Three local have lined for a spot on the June 24 primary election ballot for a chance at the Morgan County School Board District 2 seat. Roland Haslam, Ted Taylor and incumbent Bruce A. Galbraith hope to fill the four-year position.
Both Taylor and Galbraith agree that the growth facing the school district is of utmost concern. Haslam was contacted for input in this article, but didn’t respond.
“The growth the county is seeing and will continue to see over the upcoming years is creating challenges with building needs and our finances to fund these buildings,” said Galbraith, who has lived in the county for 40 years. “As we continue to grow this will create more teaching positions and adding more high quality teachers is also challenging to fund.”
Taylor agreed that financing buildings and class sizes is a big issue, but added that common core, quality of education and building use are other big concerns for him.
“I oppose common core,” said Taylor, 62. “It is an unproven system with extreme data collection on students that is not justified or reasonable. Government should not collect data and make decisions for students that should be made between students and their parents. The family unit is best, not government.”
At the county Republican Party convention in April, school board candidates were asked about the amount of information the school board should make available to the public.
“Information is a key to having residents involved with schools and the decisions that are being made,” Taylor said. “There are several ways to obtain information. These methods include social media and well attended, effective meetings. We need to take advantage of the technology of today and obtain people’s ideas and support.”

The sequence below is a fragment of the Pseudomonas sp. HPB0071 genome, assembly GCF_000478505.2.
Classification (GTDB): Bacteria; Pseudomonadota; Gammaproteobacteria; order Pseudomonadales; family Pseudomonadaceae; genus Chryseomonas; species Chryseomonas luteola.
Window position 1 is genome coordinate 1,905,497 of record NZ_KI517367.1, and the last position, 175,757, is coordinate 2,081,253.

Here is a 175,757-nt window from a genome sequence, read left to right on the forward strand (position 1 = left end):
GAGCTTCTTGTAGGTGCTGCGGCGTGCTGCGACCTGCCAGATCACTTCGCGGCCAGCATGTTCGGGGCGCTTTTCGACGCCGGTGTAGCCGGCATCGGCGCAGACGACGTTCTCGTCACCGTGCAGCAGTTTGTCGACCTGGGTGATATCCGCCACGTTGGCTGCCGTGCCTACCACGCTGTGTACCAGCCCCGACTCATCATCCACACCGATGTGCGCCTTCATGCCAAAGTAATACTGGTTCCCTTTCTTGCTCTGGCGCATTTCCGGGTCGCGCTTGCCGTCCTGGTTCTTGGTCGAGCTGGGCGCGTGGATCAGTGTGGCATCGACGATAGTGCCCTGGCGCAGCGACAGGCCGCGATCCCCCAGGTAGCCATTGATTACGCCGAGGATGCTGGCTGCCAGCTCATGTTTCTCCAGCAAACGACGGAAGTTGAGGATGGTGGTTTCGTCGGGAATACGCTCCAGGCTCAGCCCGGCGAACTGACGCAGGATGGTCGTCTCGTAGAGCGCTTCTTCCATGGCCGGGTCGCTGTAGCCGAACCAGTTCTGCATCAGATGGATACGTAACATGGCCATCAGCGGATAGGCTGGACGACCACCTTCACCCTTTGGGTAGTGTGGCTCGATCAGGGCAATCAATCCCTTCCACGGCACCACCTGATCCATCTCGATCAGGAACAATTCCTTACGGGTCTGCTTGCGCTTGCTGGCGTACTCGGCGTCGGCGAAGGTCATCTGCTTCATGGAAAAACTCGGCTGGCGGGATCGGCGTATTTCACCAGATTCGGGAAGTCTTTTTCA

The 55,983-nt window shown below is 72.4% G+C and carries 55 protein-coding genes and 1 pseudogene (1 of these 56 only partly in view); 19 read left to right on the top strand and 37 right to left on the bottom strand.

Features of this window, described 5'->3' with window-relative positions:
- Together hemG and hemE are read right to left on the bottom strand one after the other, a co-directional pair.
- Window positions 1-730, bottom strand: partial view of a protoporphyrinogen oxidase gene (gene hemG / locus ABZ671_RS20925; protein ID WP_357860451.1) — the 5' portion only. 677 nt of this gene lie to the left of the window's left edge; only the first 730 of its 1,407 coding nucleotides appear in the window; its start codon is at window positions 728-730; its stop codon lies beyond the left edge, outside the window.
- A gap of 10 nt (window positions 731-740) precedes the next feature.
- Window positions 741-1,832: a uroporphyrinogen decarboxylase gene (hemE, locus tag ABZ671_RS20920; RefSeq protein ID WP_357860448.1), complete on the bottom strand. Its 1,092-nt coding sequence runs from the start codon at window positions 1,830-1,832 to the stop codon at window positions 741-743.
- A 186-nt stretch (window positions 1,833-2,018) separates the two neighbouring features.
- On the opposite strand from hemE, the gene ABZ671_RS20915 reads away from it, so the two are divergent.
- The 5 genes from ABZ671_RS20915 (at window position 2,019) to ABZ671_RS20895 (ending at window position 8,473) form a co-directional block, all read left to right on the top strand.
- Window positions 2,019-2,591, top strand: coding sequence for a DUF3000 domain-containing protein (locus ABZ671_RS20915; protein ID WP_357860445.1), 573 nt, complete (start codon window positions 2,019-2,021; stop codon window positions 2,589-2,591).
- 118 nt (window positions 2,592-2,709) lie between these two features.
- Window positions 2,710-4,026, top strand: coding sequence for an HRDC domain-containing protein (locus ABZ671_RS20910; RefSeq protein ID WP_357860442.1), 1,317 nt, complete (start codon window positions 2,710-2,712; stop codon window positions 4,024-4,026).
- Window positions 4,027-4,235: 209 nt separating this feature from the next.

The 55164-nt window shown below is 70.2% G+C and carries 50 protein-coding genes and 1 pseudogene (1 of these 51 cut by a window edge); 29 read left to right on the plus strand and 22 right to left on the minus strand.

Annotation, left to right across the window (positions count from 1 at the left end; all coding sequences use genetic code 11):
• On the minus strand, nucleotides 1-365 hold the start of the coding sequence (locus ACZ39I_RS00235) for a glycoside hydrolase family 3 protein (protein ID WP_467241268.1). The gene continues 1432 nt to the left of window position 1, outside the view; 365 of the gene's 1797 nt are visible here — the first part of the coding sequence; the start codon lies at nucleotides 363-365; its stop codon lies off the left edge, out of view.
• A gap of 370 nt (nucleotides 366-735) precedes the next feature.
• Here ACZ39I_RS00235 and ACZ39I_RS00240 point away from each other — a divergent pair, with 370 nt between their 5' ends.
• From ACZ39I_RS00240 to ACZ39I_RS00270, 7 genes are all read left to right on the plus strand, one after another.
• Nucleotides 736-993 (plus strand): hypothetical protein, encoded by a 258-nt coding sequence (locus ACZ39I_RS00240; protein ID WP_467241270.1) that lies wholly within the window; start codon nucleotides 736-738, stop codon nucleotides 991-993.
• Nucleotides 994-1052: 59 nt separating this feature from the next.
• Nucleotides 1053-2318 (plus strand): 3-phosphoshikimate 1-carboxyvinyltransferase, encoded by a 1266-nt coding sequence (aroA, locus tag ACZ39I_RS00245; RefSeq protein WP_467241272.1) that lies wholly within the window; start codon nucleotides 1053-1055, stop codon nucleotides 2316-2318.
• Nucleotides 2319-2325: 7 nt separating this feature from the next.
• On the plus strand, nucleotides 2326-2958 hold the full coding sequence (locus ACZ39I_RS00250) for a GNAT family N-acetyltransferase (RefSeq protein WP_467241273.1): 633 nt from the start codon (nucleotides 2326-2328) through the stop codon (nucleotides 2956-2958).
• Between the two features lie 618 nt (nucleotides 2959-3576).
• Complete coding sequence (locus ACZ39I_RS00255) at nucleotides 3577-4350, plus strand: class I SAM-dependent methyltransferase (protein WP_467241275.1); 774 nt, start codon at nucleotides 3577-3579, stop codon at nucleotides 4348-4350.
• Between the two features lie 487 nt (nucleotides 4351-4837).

Galbraith said in an effort to get parents and community members more involved, under his direction the board created special purpose committees including the Growth Task Force, Finance Advisory Committee, and other committees addressing transportation and safety, technology, district policies, and curriculum and instruction. He is the current chairman of the transportation committee.
Taylor applauds the involvement of community members in the growth task force.
“I would continue to work with this committee to create a plan and schedule for Morgan County and communicate that plan to the residents,” Taylor said.
Galbraith’s past political experience includes serving as the school board’s vice president for four years, current school board president for the last 18 months, Davis Applied Technology College board member for two years, president of the Morgan County Recreation Board for two years, and Weber County Disaster Planning Committee board member for three years.
“I have worked on many of the long range needs in the district. I have a strong desire to assist and will help make additional positive changes for our students, teachers and community,” Galbraith said. “We have the best students, teachers and parents in the state of Utah. They deserve the best.”
Galbraith said he chose to run for re-election to provide leadership and ideas for the vision and mission of the school district; help create student opportunities; give common-sense direction in the development of standards, assessments and accountability; build community relationships; and increase financial stability.
Taylor claims an extensive history in the county, having graduated from Morgan High School and lived in the county for 46 years. His mother, wife Debra, and six children all graduated from Morgan High.
“I appreciate what the community has done for our family and believe that serving on the school board will give me an opportunity to pay back a portion of what we have received,” Taylor said. “With many years in business, I have acquired the necessary skills to effectively serve the community. No one will work harder or be more dedicated than I will for the people in this county.”